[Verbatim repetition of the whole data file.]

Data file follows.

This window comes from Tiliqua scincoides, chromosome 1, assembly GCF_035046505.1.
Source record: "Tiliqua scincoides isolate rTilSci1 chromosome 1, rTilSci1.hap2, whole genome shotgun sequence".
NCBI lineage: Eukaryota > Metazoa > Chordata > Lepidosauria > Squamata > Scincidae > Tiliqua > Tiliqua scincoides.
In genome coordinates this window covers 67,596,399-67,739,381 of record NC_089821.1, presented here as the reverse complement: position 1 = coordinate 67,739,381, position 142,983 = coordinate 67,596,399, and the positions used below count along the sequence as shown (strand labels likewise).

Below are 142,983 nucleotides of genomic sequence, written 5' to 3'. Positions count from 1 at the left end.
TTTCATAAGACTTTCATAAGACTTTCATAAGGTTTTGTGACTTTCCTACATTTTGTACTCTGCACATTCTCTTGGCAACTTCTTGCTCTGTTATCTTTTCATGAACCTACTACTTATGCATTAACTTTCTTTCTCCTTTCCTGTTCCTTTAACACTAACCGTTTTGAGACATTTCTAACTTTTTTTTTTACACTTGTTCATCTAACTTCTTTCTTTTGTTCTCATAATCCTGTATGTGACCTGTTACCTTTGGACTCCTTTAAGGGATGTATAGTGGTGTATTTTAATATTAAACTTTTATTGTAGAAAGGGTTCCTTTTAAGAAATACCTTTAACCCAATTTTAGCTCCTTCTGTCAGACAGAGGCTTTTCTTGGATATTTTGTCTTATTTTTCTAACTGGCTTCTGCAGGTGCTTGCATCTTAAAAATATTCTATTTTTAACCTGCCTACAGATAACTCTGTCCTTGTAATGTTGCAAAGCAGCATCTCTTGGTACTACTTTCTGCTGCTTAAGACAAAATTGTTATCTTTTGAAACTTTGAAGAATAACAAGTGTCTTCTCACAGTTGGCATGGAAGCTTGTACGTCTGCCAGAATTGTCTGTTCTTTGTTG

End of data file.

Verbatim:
This window comes from Tiliqua scincoides, chromosome 1, assembly GCF_035046505.1.
Source record: "Tiliqua scincoides isolate rTilSci1 chromosome 1, rTilSci1.hap2, whole genome shotgun sequence".
NCBI lineage: Eukaryota > Metazoa > Chordata > Lepidosauria > Squamata > Scincidae > Tiliqua > Tiliqua scincoides.
In genome coordinates this window covers 67,596,399-67,739,381 of record NC_089821.1, presented here as the reverse complement: position 1 = coordinate 67,739,381, position 142,983 = coordinate 67,596,399, and the positions used below count along the sequence as shown (strand labels likewise).

Below are 142,983 nucleotides of genomic sequence, written 5' to 3'. Positions count from 1 at the left end.
TTTCATAAGACTTTCATAAGACTTTCATAAGGTTTTGTGACTTTCCTACATTTTGTACTCTGCACATTCTCTTGGCAACTTCTTGCTCTGTTATCTTTTCATGAACCTACTACTTATGCATTAACTTTCTTTCTCCTTTCCTGTTCCTTTAACACTAACCGTTTTGAGACATTTCTAACTTTTTTTTTTACACTTGTTCATCTAACTTCTTTCTTTTGTTCTCATAATCCTGTATGTGACCTGTTACCTTTGGACTCCTTTAAGGGATGTATAGTGGTGTATTTTAATATTAAACTTTTATTGTAGAAAGGGTTCCTTTTAAGAAATACCTTTAACCCAATTTTAGCTCCTTCTGTCAGACAGAGGCTTTTCTTGGATATTTTGTCTTATTTTTCTAACTGGCTTCTGCAGGTGCTTGCATCTTAAAAATATTCTATTTTTAACCTGCCTACAGATAACTCTGTCCTTGTAATGTTGCAAAGCAGCATCTCTTGGTACTACTTTCTGCTGCTTAAGACAAAATTGTTATCTTTTGAAACTTTGAAGAATAACAAGTGTCTTCTCACAGTTGGCATGGAAGCTTGTACGTCTGCCAGAATTGTCTGTTCTTTGTTG